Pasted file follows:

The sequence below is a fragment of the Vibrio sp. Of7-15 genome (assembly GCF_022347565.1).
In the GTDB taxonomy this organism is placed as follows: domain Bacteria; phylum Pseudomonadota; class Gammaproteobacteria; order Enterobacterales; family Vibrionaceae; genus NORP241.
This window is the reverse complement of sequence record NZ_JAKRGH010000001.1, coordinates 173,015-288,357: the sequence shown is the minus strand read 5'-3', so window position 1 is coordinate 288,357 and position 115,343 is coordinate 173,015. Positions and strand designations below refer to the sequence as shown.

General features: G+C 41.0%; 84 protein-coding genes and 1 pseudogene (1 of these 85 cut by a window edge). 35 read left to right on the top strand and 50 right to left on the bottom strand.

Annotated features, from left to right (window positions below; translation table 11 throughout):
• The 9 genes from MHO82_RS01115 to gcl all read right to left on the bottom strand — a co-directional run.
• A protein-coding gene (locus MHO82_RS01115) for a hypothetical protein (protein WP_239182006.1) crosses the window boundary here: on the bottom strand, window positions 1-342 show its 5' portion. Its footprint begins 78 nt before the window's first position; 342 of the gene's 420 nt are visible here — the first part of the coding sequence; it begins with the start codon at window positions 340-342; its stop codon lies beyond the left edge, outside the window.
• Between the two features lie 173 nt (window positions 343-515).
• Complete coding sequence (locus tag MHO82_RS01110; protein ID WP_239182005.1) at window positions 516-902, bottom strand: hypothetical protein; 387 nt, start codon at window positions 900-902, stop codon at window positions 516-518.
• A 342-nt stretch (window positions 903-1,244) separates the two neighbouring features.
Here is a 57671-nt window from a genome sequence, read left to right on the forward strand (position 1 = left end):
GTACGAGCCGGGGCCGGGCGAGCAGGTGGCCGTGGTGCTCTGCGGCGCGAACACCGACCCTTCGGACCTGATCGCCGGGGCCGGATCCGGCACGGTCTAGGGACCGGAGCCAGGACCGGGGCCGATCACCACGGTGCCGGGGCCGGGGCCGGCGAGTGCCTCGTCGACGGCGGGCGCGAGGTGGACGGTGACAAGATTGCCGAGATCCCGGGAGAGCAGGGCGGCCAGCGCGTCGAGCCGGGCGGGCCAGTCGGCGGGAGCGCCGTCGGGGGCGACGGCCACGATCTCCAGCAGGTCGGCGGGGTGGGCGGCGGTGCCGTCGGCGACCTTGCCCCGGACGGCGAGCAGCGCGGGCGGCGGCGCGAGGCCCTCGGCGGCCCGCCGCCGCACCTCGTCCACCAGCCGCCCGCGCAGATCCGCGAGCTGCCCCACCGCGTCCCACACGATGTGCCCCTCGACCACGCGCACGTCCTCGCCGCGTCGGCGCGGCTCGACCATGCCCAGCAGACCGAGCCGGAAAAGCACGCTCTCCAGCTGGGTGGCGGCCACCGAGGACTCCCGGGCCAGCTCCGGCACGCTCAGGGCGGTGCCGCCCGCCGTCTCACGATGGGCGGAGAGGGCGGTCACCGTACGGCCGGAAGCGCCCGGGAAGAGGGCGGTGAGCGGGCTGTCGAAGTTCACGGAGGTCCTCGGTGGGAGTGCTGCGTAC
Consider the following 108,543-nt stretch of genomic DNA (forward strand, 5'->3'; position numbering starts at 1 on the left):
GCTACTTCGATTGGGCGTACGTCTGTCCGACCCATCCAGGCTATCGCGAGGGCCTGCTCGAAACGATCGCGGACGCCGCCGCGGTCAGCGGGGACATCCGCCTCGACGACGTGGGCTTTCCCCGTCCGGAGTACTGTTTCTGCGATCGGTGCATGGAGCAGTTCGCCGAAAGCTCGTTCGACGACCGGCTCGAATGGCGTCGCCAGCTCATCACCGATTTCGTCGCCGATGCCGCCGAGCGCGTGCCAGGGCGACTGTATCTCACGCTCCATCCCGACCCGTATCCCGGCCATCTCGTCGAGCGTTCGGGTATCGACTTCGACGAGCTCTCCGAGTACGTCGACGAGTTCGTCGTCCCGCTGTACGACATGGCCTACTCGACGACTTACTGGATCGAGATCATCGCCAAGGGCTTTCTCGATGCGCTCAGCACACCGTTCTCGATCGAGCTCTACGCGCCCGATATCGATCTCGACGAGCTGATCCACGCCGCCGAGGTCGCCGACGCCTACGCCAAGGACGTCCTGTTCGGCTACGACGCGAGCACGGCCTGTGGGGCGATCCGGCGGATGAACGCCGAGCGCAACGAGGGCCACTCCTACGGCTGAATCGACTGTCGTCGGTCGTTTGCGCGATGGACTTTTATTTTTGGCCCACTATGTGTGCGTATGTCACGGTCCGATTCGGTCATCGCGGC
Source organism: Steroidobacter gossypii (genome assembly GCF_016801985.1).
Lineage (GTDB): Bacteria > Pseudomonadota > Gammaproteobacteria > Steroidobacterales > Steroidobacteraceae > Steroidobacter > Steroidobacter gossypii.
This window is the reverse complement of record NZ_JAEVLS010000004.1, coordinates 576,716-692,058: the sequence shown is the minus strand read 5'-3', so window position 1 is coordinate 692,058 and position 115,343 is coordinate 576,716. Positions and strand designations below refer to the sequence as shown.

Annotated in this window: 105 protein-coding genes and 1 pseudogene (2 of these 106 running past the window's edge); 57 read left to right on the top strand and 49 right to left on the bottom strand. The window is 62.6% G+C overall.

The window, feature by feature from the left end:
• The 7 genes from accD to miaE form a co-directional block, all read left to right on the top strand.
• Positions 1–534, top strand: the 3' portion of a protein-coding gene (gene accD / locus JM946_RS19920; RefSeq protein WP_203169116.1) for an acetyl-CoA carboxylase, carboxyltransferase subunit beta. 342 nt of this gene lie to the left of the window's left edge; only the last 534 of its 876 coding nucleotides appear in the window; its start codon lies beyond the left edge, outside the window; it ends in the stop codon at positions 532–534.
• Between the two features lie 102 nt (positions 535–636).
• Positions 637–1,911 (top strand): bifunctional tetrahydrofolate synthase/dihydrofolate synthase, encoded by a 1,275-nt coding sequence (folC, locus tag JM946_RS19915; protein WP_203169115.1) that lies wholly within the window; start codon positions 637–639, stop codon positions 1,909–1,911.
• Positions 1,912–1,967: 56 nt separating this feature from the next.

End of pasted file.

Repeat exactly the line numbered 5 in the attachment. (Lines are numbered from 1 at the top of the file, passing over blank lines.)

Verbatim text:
Annotated features, from left to right (window positions below; translation table 11 throughout):